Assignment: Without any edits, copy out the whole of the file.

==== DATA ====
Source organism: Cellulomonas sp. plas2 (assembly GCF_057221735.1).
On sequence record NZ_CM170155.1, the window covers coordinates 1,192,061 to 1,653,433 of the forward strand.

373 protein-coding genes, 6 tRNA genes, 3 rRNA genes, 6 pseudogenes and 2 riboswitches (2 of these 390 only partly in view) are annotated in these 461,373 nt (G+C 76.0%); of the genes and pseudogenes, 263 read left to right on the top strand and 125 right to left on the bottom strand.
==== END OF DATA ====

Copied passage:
Source organism: Cellulomonas sp. plas2 (assembly GCF_057221735.1).
On sequence record NZ_CM170155.1, the window covers coordinates 1,192,061 to 1,653,433 of the forward strand.

373 protein-coding genes, 6 tRNA genes, 3 rRNA genes, 6 pseudogenes and 2 riboswitches (2 of these 390 only partly in view) are annotated in these 461,373 nt (G+C 76.0%); of the genes and pseudogenes, 263 read left to right on the top strand and 125 right to left on the bottom strand.